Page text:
If you've played any of The Chinese Room's past games you'll have an idea of what to expect from Still Wakes The Deep; something short, sweet, dripping in atmosphere and with a laser focus on the overall narrative. Well, we're here to report that despite some behind-the-scenes changes at the British developer, Still Wakes the Deep mostly delivers on everything we've come to expect from the team - and this is a perfect candidate for a spooky night in on Xbox Game Pass.

The real star of the show here is the game's setting; a Scottish offshore oil rig that's constantly coated in a thick layer of North Sea fog. It's incredibly atmospheric, and the developer has nailed that oppressive, groundhog-day feeling we can only imagine you'd experience if you spent months of your life working on an isolated oil rig in the middle of the ocean.

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Speaking of that very scenario, Still Wakes the Deep grounds its adventure in quite a personal story about a Scottish worker trying to make ends meet by taking an oil rig job. His wife isn't particularly happy about it, mind you, but what starts as honest work to provide for a family back home turns into a nightmarish scenario when the rig's potty-mouthed boss forces a worker to dig where he probably shouldn't. You get the picture.

Actually, we probably shouldn't single out the boss here. Almost everyone on this rig swears like a sailor, and that combined with a range of thick, surprisingly varied Scottish accents is very amusing. You hear more of this sorta stuff in the first part of your adventure, and it works in adding levity to what is otherwise a pretty dark experience overall. We're certainly no experts but you Scots out there should be able to point out a range of well-acted, regional voiceworks in Still Wakes the Deep.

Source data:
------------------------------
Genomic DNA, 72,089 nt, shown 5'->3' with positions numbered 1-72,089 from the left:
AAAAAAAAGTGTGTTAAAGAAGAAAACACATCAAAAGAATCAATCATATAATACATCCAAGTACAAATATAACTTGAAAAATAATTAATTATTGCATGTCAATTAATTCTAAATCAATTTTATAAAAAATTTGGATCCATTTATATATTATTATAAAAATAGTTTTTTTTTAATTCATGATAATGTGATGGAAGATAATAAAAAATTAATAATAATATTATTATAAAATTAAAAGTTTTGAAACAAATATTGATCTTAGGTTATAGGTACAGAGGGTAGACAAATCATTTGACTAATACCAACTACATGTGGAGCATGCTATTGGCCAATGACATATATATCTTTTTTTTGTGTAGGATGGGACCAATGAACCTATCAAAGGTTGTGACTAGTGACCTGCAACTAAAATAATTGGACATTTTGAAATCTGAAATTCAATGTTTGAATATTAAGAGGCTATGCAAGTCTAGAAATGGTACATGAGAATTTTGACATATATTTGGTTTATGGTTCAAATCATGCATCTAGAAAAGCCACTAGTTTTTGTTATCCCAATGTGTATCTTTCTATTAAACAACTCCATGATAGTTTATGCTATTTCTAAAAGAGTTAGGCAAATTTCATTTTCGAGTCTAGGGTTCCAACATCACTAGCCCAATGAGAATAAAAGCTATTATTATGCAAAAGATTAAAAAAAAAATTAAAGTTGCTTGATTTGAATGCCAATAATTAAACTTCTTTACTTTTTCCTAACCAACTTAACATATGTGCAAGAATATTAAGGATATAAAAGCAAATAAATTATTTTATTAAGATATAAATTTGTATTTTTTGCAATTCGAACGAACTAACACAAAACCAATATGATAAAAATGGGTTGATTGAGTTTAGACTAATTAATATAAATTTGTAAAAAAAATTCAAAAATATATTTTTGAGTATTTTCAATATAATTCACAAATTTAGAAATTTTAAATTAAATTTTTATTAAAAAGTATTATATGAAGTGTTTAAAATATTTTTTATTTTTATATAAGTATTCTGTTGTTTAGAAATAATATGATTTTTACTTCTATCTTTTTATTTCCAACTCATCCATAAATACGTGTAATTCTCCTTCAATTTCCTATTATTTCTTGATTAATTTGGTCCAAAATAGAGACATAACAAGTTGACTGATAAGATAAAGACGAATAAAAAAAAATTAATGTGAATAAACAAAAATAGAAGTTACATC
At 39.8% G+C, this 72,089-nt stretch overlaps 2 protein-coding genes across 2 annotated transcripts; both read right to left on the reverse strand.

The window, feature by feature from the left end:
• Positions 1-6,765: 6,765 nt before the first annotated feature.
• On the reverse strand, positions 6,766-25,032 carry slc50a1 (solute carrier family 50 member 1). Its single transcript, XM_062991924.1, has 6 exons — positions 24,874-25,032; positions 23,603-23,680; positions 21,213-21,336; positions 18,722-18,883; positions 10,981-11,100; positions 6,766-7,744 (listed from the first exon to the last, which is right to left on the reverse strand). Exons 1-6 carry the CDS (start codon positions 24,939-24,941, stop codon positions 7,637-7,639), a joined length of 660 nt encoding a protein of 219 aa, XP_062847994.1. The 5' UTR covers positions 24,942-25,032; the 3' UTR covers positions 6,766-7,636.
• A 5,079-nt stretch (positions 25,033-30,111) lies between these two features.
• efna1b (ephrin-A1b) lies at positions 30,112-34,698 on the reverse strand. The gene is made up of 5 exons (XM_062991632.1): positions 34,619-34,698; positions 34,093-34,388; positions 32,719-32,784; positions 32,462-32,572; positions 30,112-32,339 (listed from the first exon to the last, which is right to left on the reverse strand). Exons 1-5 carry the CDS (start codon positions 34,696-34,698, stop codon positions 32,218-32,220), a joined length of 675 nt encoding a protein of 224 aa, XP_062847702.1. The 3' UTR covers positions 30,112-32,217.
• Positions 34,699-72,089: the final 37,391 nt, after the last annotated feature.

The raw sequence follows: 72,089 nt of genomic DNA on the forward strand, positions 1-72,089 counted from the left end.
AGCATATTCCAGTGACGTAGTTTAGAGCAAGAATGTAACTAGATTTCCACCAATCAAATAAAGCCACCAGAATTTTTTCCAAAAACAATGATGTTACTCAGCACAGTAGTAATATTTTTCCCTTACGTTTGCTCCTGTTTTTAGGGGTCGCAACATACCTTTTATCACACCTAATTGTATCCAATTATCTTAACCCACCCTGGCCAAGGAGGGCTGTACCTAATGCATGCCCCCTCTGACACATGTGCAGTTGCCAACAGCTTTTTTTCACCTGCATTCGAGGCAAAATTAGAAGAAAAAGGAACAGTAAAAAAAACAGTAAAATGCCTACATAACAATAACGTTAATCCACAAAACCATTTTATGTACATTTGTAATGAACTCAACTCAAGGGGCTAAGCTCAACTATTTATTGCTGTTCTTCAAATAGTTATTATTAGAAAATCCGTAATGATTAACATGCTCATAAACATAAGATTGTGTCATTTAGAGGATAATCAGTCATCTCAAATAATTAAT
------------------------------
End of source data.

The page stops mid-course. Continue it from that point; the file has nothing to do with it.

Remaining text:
As for the gameplay itself, well, we'll bring things back to what we first touched on. The Chinese Room is known for what many dub a 'walking simulator', and for the most part, Still Wakes the Deep sticks to that simplistic blueprint. The vast majority of your time here will be spent exploring the rig, talking to other workers, and eventually running away from 'enemies' when they come into play. We won't spoil anything beyond that.

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While we've never really taken issue with this approach — we quite like a walking sim with the right setting and storyline — we do take issue with just how linear Still Wakes the Deep is. Some of this team's previous efforts in Dear Esther and Everybody's Gone to the Rapture at least allow a bit of player freedom as you move around environments - even if those games feature largely linear stories too. Still Wakes the Deep constantly forces you down a very strict path, and we left disappointed that we couldn't explore the rig a bit more on our own terms. We get why the team went in this direction, especially as the game reaches its conclusion, but we'd have liked more agency to explore in the early parts of our adventure.

This linear approach is also quite heavily signposted. You remember back in the Tomb Raider reboot where the game's 'white paint' objective markers became a bit of a meme? Still Wakes the Deep does the same thing but with yellow markers instead, showing you where you should head next. Now, we have been informed that an option to remove these is coming in a post-launch patch, so that's good news for folks who'd like to be able to find their own way a bit more. Having said that, Still Wakes the Deep is so linear that we never really found them that intrusive anyway.

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As usual, we played through Still Wakes the Deep on Xbox Series X, and it was a solid experience all round. However, you'll want to mess with a few settings before jumping in - trust us. First of all, switching to performance most is wholeheartedly recommended for a smoother experience, and we'd also add to that by turning off motion blur and chromatic aberration. Both feel quite heavy in this game, and playing at 60FPS with those settings switched off is much less likely to cause sea sickness out on this Scottish oil rig. Ahhh, that's much better!


Still Wakes the Deep is a tight, narrative adventure dripping in atmosphere and oozing in that sweet Scottish personality we've all come to love (shouting and swearing lots, as it turns out). If you're happy with a total lack of combat and more of a focus on story and exploration, then this one is definitely worth playing through on Xbox Game Pass. We found ourselves rather engrossed with Still Wakes the Deep and its personal tale of loss and family, even if more player agency around the game's spooky oil rig wouldn't have gone amiss. If you've played anything from The Chinese Room before you'll know what you're getting into - Still Wakes the Deep is another successful effort for the British developer to add to its growing repertoire.